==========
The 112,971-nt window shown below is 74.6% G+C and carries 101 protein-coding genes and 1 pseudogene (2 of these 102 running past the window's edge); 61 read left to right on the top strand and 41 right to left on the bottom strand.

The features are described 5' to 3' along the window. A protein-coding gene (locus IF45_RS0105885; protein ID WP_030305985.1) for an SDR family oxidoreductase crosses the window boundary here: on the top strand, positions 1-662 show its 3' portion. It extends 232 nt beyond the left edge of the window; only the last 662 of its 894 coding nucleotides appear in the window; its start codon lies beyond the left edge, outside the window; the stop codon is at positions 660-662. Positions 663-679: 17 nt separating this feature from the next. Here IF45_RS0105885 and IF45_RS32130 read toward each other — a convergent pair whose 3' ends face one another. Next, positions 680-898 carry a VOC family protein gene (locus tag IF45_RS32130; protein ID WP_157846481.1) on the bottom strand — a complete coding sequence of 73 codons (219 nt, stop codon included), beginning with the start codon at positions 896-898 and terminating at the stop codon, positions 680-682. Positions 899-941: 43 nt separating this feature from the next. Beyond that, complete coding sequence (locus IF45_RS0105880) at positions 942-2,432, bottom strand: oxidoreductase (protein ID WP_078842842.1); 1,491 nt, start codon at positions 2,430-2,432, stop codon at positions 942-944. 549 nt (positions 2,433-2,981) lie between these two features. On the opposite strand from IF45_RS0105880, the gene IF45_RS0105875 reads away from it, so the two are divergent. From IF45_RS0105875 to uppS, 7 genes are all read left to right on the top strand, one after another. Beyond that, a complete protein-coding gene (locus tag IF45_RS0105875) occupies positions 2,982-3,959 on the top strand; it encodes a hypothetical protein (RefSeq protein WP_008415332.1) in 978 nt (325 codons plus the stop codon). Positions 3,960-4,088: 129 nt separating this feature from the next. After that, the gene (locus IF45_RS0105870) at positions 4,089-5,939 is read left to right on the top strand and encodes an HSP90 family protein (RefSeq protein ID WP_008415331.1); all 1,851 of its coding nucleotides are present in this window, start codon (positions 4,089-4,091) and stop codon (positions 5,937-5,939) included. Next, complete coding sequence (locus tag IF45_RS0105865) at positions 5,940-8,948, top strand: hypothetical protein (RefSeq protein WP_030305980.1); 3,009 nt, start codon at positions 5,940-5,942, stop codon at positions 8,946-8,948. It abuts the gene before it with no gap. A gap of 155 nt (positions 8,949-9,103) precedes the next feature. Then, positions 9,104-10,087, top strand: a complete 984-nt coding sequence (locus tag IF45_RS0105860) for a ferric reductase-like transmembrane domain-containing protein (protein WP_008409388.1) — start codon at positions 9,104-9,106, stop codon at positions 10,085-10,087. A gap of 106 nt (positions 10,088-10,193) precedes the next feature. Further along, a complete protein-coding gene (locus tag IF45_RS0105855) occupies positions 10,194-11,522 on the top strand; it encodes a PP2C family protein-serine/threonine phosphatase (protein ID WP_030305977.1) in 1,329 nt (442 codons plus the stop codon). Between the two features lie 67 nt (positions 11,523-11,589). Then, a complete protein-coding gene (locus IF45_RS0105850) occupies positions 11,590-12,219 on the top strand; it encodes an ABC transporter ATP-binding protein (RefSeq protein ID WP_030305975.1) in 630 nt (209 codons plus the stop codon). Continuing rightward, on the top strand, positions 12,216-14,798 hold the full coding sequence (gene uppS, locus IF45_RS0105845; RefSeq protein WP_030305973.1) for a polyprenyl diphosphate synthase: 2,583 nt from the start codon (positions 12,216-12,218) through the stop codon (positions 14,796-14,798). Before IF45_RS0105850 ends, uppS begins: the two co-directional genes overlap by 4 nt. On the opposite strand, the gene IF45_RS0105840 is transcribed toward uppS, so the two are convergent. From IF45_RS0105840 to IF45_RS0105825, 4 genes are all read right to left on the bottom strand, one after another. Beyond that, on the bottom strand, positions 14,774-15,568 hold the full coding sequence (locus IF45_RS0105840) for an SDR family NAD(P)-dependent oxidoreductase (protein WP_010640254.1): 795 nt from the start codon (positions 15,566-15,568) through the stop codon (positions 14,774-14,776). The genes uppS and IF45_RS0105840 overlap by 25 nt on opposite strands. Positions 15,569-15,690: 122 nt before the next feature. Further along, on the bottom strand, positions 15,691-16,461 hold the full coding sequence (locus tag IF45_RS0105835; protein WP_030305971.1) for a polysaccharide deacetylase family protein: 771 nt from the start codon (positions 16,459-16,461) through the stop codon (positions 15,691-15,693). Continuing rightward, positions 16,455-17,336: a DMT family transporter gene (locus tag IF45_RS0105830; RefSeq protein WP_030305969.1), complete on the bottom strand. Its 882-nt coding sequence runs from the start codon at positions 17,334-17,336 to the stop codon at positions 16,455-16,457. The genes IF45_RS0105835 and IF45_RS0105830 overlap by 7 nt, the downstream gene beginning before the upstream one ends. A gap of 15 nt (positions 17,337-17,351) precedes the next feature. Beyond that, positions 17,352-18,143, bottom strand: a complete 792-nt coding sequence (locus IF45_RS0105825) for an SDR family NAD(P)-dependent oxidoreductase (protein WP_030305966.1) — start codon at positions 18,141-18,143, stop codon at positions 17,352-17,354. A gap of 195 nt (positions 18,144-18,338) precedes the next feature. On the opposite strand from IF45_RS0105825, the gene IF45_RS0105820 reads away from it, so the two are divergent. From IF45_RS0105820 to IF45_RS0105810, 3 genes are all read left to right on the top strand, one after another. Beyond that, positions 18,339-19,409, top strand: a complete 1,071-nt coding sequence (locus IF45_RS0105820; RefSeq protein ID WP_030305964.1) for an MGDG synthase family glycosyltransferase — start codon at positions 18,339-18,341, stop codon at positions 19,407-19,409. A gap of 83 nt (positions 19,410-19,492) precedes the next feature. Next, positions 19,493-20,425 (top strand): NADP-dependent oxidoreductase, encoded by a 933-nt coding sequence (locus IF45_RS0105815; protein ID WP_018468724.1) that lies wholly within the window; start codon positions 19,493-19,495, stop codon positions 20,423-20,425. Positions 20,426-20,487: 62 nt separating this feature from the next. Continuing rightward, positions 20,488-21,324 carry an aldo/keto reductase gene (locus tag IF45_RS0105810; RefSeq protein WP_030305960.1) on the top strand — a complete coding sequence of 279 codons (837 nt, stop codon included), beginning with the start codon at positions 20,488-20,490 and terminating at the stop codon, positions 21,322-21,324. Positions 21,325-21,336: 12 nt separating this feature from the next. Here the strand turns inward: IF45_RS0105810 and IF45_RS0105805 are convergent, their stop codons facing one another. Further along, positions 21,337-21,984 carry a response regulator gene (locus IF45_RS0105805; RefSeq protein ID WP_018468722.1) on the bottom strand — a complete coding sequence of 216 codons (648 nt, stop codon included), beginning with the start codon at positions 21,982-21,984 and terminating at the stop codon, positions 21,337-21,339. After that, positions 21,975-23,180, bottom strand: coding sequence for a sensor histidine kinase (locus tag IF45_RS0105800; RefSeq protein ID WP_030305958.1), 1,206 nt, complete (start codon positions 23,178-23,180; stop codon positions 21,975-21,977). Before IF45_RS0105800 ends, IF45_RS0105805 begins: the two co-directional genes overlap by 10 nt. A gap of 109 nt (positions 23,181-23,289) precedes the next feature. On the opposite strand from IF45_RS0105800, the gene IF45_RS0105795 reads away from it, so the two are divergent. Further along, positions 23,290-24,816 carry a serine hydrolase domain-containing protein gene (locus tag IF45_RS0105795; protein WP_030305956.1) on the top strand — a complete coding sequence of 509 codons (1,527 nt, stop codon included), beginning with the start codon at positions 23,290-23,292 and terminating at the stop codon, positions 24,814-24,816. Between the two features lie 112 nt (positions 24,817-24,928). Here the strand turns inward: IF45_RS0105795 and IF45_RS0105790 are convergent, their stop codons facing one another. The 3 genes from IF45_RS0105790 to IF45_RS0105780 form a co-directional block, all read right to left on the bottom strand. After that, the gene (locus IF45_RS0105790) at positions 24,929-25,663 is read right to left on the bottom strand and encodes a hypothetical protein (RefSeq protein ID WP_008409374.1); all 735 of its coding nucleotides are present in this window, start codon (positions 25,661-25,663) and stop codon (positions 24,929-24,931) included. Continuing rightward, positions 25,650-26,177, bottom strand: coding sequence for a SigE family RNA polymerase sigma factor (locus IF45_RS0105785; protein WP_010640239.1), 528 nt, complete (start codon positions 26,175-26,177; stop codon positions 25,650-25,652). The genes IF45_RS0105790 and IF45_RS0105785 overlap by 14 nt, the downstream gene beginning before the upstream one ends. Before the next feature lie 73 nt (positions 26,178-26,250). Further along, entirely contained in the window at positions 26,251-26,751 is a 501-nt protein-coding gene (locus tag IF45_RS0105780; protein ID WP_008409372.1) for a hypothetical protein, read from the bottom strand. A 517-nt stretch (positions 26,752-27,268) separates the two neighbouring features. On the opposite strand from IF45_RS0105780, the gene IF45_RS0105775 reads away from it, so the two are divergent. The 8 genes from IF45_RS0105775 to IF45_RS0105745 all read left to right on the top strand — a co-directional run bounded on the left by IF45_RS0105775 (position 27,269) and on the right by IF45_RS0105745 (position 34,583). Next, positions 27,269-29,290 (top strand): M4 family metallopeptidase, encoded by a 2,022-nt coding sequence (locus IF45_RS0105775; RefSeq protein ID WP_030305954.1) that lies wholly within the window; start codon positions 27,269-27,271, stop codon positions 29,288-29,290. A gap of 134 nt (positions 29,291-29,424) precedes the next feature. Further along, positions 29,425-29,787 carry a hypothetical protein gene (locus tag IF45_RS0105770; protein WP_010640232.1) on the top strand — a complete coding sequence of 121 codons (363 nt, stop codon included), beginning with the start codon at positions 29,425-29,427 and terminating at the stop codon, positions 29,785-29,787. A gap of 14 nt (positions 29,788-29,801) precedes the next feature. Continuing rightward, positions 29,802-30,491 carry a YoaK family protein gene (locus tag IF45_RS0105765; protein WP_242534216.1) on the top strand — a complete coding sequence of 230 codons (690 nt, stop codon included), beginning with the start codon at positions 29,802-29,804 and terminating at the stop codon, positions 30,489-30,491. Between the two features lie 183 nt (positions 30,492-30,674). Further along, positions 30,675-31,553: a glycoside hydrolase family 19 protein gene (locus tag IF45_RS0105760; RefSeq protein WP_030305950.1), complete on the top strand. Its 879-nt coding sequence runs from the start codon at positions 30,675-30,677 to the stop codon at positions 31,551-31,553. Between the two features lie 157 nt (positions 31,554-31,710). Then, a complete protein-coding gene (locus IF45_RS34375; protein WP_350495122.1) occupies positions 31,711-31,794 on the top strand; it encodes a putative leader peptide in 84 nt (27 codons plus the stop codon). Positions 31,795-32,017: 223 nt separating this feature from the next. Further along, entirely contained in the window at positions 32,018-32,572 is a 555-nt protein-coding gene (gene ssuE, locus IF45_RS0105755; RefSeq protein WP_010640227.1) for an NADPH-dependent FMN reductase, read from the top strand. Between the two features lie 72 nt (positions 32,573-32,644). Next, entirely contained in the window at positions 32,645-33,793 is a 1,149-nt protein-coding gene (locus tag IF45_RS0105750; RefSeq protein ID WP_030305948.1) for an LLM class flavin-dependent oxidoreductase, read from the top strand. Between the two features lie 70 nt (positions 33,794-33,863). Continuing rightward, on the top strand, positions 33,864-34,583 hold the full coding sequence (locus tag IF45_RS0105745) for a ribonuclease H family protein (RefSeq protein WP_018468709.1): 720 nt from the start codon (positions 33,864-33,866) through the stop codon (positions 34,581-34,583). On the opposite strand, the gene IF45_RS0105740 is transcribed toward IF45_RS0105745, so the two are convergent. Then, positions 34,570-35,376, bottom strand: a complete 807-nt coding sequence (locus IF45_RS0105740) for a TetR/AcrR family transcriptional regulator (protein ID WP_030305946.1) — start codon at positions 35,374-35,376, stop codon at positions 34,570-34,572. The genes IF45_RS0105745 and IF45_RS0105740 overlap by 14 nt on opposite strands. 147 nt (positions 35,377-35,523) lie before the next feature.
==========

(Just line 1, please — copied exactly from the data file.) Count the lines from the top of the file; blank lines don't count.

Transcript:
The 112,971-nt window shown below is 74.6% G+C and carries 101 protein-coding genes and 1 pseudogene (2 of these 102 running past the window's edge); 61 read left to right on the top strand and 41 right to left on the bottom strand.